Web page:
LARGE Portion Sizes Have Become the New (Ab)Normal


Many Americans will be hitting the road this Memorial Day, stopping off for a bite to eat along the way.  Eating healthy on the road can be difficult when portion sizes are so large, but that can also be true in our own communities. The CDC’s new infographic, The New (Ab)Normal, illustrates just how big portion sizes have become and what we can all do, as individuals and as a community, to scale back. 

To download the infographic, visit: MakingHealthEasier.org/NewAbNormal

 

You can also Tweet the infographic using the hashtag #NewAbNormal.

 

If the New (Ab)Normal infographic has you thinking about how our environment impacts obesity you can take part in the obesity CDC Twitter chat today at 3:00pm, EST.  The Twitter chat will be hosted by Dr. Tom Frieden, Director of the CDC and @CDCObesity.  You can follow the chat using the hashtag #CDCchat, and remember to follow @MakeHealthEZ on Twitter.

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Tags: CDC, NewAbNormal, Nutrition

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Comment by Bob D on May 31, 2012 at 5:54pm

I see the point that Mr. Pafko made below. I believe the artist was trying to show the height (as it would in a simple bar graph) that would go up to line. Perhaps a true proportional showing of the items and/or keeping the original sized item showing the amount of those the new size represents and stacking them. For example, with the soda, 42 oz equals six of the 7 oz drinks. Stack 6 of them on top of each other to reach the 42 oz. line. Just as powerful, if not more. One is drinking six sodas to the one seven oz. sodas from the 50s and early 60s! The numbers are powerful enough on their own. I am not upset by the graphic but I feel his point warrants consideration for future graphics or a remake of this one. The graphic is a good one but, perhaps, just as "obese" as the subject you are targeting!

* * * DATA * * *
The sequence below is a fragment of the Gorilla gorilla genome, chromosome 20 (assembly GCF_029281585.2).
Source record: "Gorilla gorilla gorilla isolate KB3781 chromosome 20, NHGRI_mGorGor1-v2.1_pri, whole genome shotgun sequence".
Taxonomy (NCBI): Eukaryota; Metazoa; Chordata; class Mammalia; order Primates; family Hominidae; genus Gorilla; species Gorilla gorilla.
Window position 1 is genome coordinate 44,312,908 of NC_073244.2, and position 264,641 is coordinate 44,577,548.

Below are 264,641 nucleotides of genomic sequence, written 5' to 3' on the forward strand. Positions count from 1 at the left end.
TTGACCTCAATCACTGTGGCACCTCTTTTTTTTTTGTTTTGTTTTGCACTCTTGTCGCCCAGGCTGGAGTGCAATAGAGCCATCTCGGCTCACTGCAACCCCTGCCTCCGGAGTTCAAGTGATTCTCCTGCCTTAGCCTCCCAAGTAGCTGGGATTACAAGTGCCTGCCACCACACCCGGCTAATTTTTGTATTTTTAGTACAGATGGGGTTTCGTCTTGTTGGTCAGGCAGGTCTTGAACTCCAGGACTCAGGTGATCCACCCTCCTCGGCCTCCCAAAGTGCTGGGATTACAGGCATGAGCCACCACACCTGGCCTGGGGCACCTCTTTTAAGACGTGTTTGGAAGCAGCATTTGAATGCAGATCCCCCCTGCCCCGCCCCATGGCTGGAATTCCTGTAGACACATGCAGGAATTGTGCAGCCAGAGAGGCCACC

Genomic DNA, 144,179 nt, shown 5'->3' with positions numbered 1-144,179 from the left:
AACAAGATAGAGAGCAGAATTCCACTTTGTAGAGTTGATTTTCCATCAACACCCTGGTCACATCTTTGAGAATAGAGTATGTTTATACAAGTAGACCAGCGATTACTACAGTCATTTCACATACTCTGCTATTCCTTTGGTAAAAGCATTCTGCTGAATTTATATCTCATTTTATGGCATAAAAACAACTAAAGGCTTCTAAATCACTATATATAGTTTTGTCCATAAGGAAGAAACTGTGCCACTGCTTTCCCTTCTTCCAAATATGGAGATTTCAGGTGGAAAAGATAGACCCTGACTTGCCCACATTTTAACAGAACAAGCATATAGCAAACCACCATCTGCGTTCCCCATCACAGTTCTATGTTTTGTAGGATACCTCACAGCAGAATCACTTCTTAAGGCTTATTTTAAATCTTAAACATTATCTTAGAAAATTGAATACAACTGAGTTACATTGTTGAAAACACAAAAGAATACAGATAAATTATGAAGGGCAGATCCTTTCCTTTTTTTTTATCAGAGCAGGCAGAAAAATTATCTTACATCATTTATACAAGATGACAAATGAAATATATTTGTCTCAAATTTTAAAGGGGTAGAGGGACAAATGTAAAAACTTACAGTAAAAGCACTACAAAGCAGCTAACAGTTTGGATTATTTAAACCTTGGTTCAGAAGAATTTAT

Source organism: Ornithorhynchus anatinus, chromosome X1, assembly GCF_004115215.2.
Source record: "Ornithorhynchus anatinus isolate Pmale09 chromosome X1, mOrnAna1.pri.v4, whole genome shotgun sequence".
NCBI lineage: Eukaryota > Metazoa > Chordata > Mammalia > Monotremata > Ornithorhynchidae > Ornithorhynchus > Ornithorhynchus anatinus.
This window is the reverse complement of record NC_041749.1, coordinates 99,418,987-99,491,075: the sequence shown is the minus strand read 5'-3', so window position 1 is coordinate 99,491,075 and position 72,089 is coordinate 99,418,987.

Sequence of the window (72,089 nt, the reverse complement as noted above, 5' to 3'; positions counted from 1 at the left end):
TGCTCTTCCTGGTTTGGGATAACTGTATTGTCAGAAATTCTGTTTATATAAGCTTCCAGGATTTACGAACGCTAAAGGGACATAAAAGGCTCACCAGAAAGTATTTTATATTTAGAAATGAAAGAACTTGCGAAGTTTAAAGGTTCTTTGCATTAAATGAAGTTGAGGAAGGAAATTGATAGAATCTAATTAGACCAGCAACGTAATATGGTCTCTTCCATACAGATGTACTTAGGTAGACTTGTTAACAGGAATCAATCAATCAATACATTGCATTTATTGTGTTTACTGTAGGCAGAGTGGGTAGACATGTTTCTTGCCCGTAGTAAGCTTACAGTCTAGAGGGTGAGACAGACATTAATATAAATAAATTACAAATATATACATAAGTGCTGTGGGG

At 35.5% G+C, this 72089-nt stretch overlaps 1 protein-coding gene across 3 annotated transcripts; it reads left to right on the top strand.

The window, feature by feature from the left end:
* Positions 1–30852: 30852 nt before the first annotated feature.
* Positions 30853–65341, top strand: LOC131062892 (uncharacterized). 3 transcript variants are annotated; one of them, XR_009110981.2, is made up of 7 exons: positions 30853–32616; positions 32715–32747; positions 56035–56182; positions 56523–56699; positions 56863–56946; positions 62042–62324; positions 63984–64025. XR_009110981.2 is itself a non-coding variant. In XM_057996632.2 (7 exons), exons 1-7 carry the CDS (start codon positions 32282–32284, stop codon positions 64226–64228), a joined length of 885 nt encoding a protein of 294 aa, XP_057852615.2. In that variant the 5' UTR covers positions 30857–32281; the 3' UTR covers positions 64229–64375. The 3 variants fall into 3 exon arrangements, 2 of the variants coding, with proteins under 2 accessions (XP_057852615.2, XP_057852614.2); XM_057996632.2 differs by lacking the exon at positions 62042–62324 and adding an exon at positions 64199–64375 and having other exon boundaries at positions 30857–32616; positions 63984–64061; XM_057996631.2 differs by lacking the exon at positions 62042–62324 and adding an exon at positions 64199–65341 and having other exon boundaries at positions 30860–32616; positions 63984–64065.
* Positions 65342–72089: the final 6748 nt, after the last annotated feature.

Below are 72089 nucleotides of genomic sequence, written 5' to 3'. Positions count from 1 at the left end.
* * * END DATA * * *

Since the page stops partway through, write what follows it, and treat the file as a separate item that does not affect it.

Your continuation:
Comment by Wayne Pafko on May 25, 2012 at 8:55am

The images on "The New (Ab)Normal" graphic are dishonest. The artist has tripled the height, width, and depth of the burger.  So the graphic makes it look like a burger has increase 27 times (3 cubed) instead of 3 times. The shake is even more deceptive.  The graphic makes it look like the size has increased 216 times (6 cubed) instead of 6 times.  The data is shocking enough as is - no need to try and mislead people with poorly executed chart junk.  Dishonesty undercuts the point the CDC is trying to make.

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